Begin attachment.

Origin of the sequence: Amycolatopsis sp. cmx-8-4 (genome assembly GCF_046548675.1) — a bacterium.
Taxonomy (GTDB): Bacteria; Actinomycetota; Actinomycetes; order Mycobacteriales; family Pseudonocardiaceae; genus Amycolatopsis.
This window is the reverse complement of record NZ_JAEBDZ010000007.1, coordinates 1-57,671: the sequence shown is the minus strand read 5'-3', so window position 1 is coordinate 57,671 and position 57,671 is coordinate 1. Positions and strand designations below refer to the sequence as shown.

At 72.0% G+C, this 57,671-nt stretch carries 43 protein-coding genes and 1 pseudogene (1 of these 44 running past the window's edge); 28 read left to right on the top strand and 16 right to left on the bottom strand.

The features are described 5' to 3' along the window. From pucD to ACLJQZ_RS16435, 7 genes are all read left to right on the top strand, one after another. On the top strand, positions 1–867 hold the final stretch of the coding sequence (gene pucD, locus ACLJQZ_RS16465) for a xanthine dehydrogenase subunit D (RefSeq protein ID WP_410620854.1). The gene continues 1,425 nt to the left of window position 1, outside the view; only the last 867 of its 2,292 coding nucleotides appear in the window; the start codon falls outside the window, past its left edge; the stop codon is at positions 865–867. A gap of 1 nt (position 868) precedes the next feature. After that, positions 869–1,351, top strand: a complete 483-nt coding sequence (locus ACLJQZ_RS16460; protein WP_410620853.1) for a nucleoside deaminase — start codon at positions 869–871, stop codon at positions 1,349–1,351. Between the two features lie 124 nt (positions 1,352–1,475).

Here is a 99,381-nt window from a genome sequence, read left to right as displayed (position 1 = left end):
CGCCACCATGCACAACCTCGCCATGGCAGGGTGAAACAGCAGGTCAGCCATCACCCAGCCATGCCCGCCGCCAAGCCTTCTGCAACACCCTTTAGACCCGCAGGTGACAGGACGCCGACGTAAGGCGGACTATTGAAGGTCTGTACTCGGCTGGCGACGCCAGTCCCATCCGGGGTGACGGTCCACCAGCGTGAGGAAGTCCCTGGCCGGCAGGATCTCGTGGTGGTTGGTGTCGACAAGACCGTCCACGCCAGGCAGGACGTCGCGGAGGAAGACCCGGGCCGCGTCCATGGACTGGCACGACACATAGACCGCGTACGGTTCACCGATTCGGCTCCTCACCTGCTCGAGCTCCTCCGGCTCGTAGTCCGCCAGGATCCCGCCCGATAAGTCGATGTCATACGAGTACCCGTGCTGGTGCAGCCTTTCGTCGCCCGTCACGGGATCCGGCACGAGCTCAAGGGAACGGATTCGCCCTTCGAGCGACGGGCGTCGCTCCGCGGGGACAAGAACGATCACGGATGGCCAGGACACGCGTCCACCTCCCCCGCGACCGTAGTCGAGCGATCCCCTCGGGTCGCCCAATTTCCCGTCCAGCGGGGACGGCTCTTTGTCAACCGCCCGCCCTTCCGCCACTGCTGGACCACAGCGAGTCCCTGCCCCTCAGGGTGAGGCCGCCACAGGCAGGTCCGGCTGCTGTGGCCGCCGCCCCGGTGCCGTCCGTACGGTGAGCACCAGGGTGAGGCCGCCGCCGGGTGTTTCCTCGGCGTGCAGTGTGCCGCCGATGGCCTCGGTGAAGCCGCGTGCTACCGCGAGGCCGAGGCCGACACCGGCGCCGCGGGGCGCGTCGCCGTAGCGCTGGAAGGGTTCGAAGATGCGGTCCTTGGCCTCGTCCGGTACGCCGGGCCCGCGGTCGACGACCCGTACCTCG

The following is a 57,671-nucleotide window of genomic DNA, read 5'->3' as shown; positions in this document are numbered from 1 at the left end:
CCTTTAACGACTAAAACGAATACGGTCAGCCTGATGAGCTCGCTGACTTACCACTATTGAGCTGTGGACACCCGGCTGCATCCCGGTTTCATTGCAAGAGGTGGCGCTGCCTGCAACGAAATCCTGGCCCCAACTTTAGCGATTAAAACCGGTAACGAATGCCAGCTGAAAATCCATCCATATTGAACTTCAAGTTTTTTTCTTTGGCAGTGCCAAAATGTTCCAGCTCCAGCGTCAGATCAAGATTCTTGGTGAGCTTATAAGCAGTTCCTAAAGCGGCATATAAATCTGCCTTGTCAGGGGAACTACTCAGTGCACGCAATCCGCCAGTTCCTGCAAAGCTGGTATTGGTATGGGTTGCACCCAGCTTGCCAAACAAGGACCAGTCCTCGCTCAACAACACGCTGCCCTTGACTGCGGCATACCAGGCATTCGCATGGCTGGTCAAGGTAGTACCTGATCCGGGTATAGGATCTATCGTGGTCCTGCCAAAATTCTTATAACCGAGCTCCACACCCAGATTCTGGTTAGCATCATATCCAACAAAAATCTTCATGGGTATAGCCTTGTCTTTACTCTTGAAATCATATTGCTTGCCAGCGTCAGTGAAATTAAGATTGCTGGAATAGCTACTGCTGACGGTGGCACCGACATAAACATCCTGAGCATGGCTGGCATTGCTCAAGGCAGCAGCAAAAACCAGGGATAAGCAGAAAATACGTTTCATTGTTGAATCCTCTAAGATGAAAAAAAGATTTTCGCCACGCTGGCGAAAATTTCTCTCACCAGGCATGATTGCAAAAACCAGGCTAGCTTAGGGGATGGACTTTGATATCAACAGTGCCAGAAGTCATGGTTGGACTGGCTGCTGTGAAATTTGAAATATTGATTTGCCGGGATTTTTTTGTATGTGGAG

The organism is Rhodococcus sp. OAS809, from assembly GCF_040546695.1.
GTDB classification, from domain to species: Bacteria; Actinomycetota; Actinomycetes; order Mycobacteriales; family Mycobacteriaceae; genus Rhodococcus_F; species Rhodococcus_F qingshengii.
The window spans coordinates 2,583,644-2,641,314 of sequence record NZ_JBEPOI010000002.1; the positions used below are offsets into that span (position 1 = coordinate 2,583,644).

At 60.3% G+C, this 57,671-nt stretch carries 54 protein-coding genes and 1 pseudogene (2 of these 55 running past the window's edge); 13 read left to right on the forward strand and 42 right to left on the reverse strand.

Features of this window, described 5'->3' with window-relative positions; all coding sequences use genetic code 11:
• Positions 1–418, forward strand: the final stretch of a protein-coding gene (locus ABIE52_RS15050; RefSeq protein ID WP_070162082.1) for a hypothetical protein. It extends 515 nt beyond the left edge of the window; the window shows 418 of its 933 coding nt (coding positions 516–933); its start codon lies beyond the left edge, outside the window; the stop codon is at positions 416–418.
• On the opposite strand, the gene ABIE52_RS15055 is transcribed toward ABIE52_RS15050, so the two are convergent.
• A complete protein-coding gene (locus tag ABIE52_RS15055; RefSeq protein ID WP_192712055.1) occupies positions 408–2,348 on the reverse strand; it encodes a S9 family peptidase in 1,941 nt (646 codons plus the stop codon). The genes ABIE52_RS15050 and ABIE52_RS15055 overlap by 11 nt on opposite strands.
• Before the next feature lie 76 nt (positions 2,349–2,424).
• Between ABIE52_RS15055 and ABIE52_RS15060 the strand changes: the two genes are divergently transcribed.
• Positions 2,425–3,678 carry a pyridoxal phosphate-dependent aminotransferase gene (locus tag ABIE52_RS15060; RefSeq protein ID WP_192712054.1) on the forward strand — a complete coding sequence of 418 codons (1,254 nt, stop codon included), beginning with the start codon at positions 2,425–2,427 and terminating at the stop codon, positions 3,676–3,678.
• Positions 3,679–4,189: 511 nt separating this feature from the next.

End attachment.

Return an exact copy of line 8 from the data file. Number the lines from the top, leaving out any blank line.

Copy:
The following is a 57,671-nucleotide window of genomic DNA, read 5'->3' as shown; positions in this document are numbered from 1 at the left end: